When did you last write a letter? Or, a word I learned from Dictionary.com, when did you last epistolize?
I’m not talking about sending an email, tapping out a text or posting on Facebook. When did you last put pen to paper and write a letter to a friend or family member?
As historians and archivists attest, letters are a powerful record of social history. What people wrote about can tell us much about times past.
I was reminded of how letters were once integral to everyday life during my recent trip to Canada. In a box of old family papers, I found a treasure trove of letters.
Spidery, old-fashioned handwriting on sheets of gossamer-thin paper recorded marriages and births, deaths and estate matters, and surprisingly modern troubles too – economic uncertainty, family difficulties and worries over children and elderly relatives. In a time before the telephone, Internet and social media, those letters stretched bonds of family and friendship across the vast North American continent.
I also found a book devoted to the art of letter writing. Frost’s Original Letter-Writer (1867) offered readers “plain directions about everything connected with writing a letter,” and included 300 sample letters and notes covering every conceivable situation where a letter would be required.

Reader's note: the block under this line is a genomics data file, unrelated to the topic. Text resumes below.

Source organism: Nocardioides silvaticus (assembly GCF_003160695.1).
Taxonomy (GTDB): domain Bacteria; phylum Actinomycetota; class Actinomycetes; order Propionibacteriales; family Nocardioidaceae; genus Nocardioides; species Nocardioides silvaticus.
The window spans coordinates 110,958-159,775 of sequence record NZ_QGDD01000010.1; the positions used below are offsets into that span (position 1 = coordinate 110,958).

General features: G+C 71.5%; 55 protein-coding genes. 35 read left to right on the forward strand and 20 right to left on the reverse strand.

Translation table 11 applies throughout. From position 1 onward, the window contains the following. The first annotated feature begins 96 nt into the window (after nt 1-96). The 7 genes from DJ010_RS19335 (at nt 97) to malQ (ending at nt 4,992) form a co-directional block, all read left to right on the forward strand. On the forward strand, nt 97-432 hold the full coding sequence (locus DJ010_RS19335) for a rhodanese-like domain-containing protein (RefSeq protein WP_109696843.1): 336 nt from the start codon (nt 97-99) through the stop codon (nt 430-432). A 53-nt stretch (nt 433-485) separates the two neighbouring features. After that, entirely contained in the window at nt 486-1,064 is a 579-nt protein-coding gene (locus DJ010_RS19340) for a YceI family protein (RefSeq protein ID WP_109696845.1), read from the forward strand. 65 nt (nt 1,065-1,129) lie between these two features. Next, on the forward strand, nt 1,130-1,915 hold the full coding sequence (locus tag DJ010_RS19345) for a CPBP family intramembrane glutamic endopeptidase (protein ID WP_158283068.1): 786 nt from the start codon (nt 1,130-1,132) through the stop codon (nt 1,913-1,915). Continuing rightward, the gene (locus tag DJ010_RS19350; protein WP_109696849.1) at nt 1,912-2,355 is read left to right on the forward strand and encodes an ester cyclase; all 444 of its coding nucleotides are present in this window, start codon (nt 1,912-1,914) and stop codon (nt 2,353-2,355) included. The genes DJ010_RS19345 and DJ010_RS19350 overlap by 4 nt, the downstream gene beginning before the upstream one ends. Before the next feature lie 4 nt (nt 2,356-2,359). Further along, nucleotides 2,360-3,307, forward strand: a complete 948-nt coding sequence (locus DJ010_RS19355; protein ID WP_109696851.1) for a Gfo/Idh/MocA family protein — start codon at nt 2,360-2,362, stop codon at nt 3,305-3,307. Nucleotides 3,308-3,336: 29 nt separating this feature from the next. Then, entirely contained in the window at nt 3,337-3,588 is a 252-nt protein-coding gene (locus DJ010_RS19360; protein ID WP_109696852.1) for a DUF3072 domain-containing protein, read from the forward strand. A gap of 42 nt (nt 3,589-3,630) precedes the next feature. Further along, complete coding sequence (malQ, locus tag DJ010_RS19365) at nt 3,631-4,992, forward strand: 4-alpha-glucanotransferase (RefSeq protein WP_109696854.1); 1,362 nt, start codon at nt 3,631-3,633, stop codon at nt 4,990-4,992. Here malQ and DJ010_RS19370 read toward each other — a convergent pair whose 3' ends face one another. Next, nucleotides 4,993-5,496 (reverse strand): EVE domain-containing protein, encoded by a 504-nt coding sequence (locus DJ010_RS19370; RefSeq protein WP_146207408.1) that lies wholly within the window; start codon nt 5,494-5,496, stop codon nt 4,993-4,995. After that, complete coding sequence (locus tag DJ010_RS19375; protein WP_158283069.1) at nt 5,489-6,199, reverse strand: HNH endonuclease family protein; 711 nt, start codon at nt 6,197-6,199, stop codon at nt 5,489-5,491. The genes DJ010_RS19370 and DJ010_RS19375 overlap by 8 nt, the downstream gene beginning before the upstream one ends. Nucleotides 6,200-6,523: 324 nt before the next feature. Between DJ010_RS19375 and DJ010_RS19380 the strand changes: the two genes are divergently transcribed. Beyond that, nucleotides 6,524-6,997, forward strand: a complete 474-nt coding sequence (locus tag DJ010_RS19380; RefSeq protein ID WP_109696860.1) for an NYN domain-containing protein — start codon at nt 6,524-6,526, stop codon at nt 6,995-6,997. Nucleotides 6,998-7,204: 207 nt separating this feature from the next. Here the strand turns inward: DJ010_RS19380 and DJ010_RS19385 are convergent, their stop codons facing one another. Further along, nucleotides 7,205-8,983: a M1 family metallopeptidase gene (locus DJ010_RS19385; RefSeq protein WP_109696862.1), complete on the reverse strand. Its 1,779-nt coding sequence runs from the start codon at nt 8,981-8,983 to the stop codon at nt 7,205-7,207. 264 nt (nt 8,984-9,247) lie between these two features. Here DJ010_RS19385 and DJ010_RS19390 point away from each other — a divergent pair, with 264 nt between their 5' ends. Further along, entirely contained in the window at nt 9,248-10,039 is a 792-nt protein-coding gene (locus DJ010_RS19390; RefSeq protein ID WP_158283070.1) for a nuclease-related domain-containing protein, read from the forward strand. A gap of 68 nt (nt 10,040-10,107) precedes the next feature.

From letters of introduction to letters answering advertisements, to letters of love, friendship and other relationships, letters of invitation and condolence, Frost’s guide brings to life a time that now can hardly be imagined. It was a time when a gentleman wrote a letter asking a lady’s permission to call, or to request a lock of her hair. A time when a young lady wrote a letter to a friend who’d slandered her, or a letter of consolation to a friend who’d lost a ship at sea.
A quick (and unscientific) survey suggests I’m not alone in admitting the last personal letter I wrote was a Christmas thank you note.
So instead of sending a text or email this Valentine’s Day, why not send that special someone a handwritten letter instead? As Frost exhorted almost 150 years ago: “Love letters written in sincerity and faith need but little guidance except from the heart of the writer” (p.19).
Romance writer or not, writing from the heart is as good advice now as it was in Frost’s day.
Find out more
Frost, S.A. (1867) Frost’s Original Letter Writer New York: Dick & Fitzgerald, Publishers (University of North Carolina at Chapel Hill, digital collection).